Illicit Drug Funding: The Surprising Systemic Similarities Between the FARC and the Taliban [open pdf - 2MB]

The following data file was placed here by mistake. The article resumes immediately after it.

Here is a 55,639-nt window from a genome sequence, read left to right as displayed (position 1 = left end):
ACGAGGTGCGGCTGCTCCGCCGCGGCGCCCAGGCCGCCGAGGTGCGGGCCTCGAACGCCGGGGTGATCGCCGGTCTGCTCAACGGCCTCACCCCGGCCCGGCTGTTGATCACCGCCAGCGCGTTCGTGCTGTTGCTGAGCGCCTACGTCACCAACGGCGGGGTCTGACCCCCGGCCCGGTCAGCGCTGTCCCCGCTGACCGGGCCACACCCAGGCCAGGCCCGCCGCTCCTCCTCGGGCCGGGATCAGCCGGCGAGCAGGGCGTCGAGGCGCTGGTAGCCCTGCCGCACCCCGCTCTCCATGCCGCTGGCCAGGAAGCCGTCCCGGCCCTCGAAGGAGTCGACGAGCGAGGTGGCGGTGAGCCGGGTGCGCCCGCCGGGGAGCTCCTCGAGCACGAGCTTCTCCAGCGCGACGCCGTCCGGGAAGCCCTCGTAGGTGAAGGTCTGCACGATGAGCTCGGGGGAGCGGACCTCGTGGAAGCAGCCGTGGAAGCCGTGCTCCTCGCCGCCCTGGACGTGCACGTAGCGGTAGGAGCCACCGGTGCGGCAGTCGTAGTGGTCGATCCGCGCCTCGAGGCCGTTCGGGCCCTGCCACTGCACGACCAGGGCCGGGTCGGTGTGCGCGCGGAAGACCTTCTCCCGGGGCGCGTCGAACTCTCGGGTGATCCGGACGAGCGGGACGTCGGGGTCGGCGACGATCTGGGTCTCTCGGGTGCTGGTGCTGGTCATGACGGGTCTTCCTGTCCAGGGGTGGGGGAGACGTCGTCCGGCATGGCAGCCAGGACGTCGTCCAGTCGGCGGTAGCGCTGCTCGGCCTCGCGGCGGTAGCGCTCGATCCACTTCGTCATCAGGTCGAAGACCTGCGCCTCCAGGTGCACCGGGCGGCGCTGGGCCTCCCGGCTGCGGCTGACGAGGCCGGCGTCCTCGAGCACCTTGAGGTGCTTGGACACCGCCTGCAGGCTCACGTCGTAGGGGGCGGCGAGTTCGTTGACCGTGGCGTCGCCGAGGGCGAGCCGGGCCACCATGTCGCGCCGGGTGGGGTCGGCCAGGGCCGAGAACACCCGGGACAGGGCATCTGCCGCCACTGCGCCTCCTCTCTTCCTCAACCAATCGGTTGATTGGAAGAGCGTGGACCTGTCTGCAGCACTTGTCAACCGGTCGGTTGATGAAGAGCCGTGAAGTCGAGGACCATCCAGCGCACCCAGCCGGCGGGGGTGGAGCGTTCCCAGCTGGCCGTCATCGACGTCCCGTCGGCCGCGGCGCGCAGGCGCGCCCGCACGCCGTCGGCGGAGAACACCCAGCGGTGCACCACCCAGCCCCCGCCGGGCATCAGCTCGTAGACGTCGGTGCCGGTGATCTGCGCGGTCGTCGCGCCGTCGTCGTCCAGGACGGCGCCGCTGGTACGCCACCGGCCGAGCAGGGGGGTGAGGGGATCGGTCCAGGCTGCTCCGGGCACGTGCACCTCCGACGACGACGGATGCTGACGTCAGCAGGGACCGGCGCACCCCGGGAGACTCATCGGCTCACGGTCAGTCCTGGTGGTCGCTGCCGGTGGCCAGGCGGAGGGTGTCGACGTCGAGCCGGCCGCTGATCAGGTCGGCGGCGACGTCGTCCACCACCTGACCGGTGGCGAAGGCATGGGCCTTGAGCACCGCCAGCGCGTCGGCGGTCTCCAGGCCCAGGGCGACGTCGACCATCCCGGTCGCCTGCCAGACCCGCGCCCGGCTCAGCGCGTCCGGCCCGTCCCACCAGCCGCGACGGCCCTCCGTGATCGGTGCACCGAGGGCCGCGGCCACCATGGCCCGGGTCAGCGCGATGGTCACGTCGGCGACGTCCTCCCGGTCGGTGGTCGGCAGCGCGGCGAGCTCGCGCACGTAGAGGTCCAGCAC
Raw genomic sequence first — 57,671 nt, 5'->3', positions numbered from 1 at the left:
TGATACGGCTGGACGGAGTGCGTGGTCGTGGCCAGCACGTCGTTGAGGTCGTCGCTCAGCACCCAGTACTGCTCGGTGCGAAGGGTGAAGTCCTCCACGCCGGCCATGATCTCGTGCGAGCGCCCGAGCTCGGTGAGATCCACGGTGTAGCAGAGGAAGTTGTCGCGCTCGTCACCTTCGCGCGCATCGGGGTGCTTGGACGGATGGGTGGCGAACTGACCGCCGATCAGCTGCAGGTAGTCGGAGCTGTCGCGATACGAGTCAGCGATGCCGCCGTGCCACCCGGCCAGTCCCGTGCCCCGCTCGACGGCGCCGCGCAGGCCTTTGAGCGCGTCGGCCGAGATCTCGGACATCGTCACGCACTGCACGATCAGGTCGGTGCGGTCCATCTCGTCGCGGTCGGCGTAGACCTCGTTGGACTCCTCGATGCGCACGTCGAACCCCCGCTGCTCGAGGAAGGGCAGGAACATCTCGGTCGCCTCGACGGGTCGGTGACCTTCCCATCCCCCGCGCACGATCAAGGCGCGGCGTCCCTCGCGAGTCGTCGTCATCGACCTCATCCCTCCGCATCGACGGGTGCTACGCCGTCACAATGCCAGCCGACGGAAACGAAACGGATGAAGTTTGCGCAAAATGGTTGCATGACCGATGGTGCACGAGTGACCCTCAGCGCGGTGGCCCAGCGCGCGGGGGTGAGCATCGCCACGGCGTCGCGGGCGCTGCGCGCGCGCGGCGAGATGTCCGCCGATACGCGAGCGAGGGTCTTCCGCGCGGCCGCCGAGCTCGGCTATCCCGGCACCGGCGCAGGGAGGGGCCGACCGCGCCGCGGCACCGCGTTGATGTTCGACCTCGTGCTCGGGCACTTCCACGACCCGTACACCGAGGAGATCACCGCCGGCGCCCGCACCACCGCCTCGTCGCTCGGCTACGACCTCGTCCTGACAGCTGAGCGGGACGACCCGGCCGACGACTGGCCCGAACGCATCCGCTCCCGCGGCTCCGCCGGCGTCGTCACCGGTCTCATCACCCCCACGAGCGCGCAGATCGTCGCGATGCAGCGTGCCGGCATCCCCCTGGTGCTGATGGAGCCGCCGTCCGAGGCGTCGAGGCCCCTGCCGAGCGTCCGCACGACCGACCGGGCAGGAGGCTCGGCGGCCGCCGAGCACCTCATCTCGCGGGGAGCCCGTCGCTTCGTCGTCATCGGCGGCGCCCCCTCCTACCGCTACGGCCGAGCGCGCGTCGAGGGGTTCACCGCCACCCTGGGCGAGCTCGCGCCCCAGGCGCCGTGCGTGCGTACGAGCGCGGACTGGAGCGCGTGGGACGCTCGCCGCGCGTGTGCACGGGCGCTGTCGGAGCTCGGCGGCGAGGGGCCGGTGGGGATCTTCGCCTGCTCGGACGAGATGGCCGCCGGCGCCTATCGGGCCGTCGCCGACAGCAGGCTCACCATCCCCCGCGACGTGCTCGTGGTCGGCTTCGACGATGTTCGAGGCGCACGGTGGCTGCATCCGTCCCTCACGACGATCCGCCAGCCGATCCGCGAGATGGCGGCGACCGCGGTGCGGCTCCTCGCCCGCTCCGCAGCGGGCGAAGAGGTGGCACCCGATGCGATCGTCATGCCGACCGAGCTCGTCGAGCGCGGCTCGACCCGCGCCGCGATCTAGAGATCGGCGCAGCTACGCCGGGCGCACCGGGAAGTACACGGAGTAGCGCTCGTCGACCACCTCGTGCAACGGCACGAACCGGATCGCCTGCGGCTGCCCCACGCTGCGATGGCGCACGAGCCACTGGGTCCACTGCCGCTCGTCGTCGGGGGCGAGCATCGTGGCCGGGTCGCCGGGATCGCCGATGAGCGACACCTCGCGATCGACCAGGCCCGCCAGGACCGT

From the thesis abstract: "The preponderance of literature and scholarly debate on counterinsurgency (COIN) focuses on the strategic or operational approach: leader-focused; large group-focused; special operations; conventional operations; enemy centric; and the latest, population-centric. While the criticism on the latter approach accuses it of plagiarizing work on the subject written in the 1960s, the current debate may result in distraction from how to effectively do long-term damage to insurgent groups. There is a relatively small conglomerate of scholarly work that focuses on the illicit sources of funding for insurgencies. More to the point, this work addresses the commonalities of this type of funding among seemingly disparate insurgent groups. This monograph will present case studies on the two groups that details their origins, ostensible reasons for existing, and how both groups came to subsume the cultivation, production, and trafficking of illicit drugs into their organizations. A comparison of the two groups as complex systems as well as the correlations drawn between illicit crop cultivation and the size and strength of both groups will underscore this. Illicit drug funding is not simply a functional effort that is subordinate to the COIN approach 'du jour.' Any serious study of how to defeat these two groups absolutely must consider leveraging what has become both groups' primary source of financing against them."
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